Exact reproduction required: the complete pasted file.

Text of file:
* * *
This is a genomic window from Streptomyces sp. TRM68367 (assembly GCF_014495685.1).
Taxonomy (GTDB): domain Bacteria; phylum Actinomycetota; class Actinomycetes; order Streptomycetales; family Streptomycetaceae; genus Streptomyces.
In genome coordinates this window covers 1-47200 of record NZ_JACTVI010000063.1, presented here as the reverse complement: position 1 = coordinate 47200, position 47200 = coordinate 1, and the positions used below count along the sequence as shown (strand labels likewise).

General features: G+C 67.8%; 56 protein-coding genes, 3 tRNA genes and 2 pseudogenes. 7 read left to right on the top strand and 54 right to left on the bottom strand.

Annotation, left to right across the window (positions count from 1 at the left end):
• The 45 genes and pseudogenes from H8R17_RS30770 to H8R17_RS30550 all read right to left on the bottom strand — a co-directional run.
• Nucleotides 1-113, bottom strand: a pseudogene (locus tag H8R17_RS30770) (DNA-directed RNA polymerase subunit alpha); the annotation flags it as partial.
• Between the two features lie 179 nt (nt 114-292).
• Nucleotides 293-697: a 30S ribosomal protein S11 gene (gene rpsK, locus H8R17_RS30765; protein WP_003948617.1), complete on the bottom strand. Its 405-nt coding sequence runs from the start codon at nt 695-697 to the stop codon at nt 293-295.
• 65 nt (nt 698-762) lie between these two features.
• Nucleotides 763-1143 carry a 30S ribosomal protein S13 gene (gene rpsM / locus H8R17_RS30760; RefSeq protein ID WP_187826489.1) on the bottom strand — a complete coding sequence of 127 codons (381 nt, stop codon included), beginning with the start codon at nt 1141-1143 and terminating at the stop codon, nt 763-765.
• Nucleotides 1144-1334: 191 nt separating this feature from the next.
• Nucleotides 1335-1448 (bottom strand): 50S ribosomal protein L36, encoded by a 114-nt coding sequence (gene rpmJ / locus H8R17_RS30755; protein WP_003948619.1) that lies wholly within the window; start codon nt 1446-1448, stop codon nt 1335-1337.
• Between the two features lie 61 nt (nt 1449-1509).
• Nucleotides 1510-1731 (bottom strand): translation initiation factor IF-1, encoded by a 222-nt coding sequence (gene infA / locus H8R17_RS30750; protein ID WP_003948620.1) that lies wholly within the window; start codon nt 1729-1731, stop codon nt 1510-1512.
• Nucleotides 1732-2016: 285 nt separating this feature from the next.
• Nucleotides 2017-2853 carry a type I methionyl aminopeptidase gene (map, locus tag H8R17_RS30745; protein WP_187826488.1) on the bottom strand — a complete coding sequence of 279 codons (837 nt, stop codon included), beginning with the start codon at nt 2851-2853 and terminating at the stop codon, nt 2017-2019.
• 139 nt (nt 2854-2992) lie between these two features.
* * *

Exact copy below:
This is a genomic window from Streptomyces sp. TRM68367 (assembly GCF_014495685.1).
Taxonomy (GTDB): domain Bacteria; phylum Actinomycetota; class Actinomycetes; order Streptomycetales; family Streptomycetaceae; genus Streptomyces.
In genome coordinates this window covers 1-47200 of record NZ_JACTVI010000063.1, presented here as the reverse complement: position 1 = coordinate 47200, position 47200 = coordinate 1, and the positions used below count along the sequence as shown (strand labels likewise).

General features: G+C 67.8%; 56 protein-coding genes, 3 tRNA genes and 2 pseudogenes. 7 read left to right on the top strand and 54 right to left on the bottom strand.

Annotation, left to right across the window (positions count from 1 at the left end):
• The 45 genes and pseudogenes from H8R17_RS30770 to H8R17_RS30550 all read right to left on the bottom strand — a co-directional run.
• Nucleotides 1-113, bottom strand: a pseudogene (locus tag H8R17_RS30770) (DNA-directed RNA polymerase subunit alpha); the annotation flags it as partial.
• Between the two features lie 179 nt (nt 114-292).
• Nucleotides 293-697: a 30S ribosomal protein S11 gene (gene rpsK, locus H8R17_RS30765; protein WP_003948617.1), complete on the bottom strand. Its 405-nt coding sequence runs from the start codon at nt 695-697 to the stop codon at nt 293-295.
• 65 nt (nt 698-762) lie between these two features.
• Nucleotides 763-1143 carry a 30S ribosomal protein S13 gene (gene rpsM / locus H8R17_RS30760; RefSeq protein ID WP_187826489.1) on the bottom strand — a complete coding sequence of 127 codons (381 nt, stop codon included), beginning with the start codon at nt 1141-1143 and terminating at the stop codon, nt 763-765.
• Nucleotides 1144-1334: 191 nt separating this feature from the next.
• Nucleotides 1335-1448 (bottom strand): 50S ribosomal protein L36, encoded by a 114-nt coding sequence (gene rpmJ / locus H8R17_RS30755; protein WP_003948619.1) that lies wholly within the window; start codon nt 1446-1448, stop codon nt 1335-1337.
• Between the two features lie 61 nt (nt 1449-1509).
• Nucleotides 1510-1731 (bottom strand): translation initiation factor IF-1, encoded by a 222-nt coding sequence (gene infA / locus H8R17_RS30750; protein ID WP_003948620.1) that lies wholly within the window; start codon nt 1729-1731, stop codon nt 1510-1512.
• Nucleotides 1732-2016: 285 nt separating this feature from the next.
• Nucleotides 2017-2853 carry a type I methionyl aminopeptidase gene (map, locus tag H8R17_RS30745; protein WP_187826488.1) on the bottom strand — a complete coding sequence of 279 codons (837 nt, stop codon included), beginning with the start codon at nt 2851-2853 and terminating at the stop codon, nt 2017-2019.
• 139 nt (nt 2854-2992) lie between these two features.